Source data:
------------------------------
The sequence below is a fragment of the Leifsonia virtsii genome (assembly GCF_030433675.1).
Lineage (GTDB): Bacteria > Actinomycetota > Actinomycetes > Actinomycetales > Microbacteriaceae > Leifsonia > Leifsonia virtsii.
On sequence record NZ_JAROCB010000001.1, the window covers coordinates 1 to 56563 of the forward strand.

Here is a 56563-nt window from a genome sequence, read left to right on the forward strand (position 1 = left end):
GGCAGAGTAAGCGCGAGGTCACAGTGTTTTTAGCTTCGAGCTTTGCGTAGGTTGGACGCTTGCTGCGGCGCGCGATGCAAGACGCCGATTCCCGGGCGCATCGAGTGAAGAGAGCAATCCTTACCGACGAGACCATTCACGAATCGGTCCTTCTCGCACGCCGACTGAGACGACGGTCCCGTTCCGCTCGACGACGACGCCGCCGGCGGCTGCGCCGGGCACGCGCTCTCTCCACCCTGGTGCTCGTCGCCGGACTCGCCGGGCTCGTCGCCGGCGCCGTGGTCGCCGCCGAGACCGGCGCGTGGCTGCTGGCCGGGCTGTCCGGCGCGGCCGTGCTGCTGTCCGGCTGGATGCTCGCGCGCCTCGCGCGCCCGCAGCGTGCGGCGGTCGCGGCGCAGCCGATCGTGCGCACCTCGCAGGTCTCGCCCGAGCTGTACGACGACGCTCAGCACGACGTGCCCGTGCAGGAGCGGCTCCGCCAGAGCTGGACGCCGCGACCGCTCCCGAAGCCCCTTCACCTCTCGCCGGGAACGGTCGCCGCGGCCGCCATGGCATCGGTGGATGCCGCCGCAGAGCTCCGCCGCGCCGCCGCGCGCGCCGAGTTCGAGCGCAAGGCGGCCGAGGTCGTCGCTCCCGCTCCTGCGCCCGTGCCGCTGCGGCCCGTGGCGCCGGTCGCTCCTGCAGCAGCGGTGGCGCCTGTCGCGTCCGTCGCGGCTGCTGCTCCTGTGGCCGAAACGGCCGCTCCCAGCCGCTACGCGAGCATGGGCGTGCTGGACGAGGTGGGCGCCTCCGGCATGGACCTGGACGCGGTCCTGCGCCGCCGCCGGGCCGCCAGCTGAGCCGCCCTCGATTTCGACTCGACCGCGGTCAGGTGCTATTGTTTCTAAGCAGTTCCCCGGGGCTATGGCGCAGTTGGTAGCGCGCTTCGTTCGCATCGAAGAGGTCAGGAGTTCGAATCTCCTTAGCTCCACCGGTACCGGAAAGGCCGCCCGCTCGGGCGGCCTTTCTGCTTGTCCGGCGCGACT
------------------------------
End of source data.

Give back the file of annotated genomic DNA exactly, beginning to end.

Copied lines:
The sequence below is a fragment of the Leifsonia virtsii genome (assembly GCF_030433675.1).
Lineage (GTDB): Bacteria > Actinomycetota > Actinomycetes > Actinomycetales > Microbacteriaceae > Leifsonia > Leifsonia virtsii.
On sequence record NZ_JAROCB010000001.1, the window covers coordinates 1 to 56563 of the forward strand.

Here is a 56563-nt window from a genome sequence, read left to right on the forward strand (position 1 = left end):
GGCAGAGTAAGCGCGAGGTCACAGTGTTTTTAGCTTCGAGCTTTGCGTAGGTTGGACGCTTGCTGCGGCGCGCGATGCAAGACGCCGATTCCCGGGCGCATCGAGTGAAGAGAGCAATCCTTACCGACGAGACCATTCACGAATCGGTCCTTCTCGCACGCCGACTGAGACGACGGTCCCGTTCCGCTCGACGACGACGCCGCCGGCGGCTGCGCCGGGCACGCGCTCTCTCCACCCTGGTGCTCGTCGCCGGACTCGCCGGGCTCGTCGCCGGCGCCGTGGTCGCCGCCGAGACCGGCGCGTGGCTGCTGGCCGGGCTGTCCGGCGCGGCCGTGCTGCTGTCCGGCTGGATGCTCGCGCGCCTCGCGCGCCCGCAGCGTGCGGCGGTCGCGGCGCAGCCGATCGTGCGCACCTCGCAGGTCTCGCCCGAGCTGTACGACGACGCTCAGCACGACGTGCCCGTGCAGGAGCGGCTCCGCCAGAGCTGGACGCCGCGACCGCTCCCGAAGCCCCTTCACCTCTCGCCGGGAACGGTCGCCGCGGCCGCCATGGCATCGGTGGATGCCGCCGCAGAGCTCCGCCGCGCCGCCGCGCGCGCCGAGTTCGAGCGCAAGGCGGCCGAGGTCGTCGCTCCCGCTCCTGCGCCCGTGCCGCTGCGGCCCGTGGCGCCGGTCGCTCCTGCAGCAGCGGTGGCGCCTGTCGCGTCCGTCGCGGCTGCTGCTCCTGTGGCCGAAACGGCCGCTCCCAGCCGCTACGCGAGCATGGGCGTGCTGGACGAGGTGGGCGCCTCCGGCATGGACCTGGACGCGGTCCTGCGCCGCCGCCGGGCCGCCAGCTGAGCCGCCCTCGATTTCGACTCGACCGCGGTCAGGTGCTATTGTTTCTAAGCAGTTCCCCGGGGCTATGGCGCAGTTGGTAGCGCGCTTCGTTCGCATCGAAGAGGTCAGGAGTTCGAATCTCCTTAGCTCCACCGGTACCGGAAAGGCCGCCCGCTCGGGCGGCCTTTCTGCTTGTCCGGCGCGACT